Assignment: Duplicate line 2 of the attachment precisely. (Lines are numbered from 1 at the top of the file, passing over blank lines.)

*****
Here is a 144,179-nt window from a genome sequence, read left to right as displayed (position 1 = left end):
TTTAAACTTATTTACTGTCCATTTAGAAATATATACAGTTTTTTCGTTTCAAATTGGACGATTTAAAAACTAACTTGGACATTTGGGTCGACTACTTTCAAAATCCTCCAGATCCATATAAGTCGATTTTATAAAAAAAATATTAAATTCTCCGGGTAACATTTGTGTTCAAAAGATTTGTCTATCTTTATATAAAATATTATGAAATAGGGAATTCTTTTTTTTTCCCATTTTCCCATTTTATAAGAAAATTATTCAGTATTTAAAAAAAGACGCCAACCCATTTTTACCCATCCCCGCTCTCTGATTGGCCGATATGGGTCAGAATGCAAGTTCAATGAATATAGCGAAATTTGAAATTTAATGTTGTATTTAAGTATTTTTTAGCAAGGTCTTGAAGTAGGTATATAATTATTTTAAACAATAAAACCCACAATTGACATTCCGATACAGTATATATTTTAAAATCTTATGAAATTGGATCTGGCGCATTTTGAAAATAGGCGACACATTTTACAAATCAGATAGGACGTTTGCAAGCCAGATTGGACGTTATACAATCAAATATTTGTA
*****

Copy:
TTTAAACTTATTTACTGTCCATTTAGAAATATATACAGTTTTTTCGTTTCAAATTGGACGATTTAAAAACTAACTTGGACATTTGGGTCGACTACTTTCAAAATCCTCCAGATCCATATAAGTCGATTTTATAAAAAAAATATTAAATTCTCCGGGTAACATTTGTGTTCAAAAGATTTGTCTATCTTTATATAAAATATTATGAAATAGGGAATTCTTTTTTTTTCCCATTTTCCCATTTTATAAGAAAATTATTCAGTATTTAAAAAAAGACGCCAACCCATTTTTACCCATCCCCGCTCTCTGATTGGCCGATATGGGTCAGAATGCAAGTTCAATGAATATAGCGAAATTTGAAATTTAATGTTGTATTTAAGTATTTTTTAGCAAGGTCTTGAAGTAGGTATATAATTATTTTAAACAATAAAACCCACAATTGACATTCCGATACAGTATATATTTTAAAATCTTATGAAATTGGATCTGGCGCATTTTGAAAATAGGCGACACATTTTACAAATCAGATAGGACGTTTGCAAGCCAGATTGGACGTTATACAATCAAATATTTGTA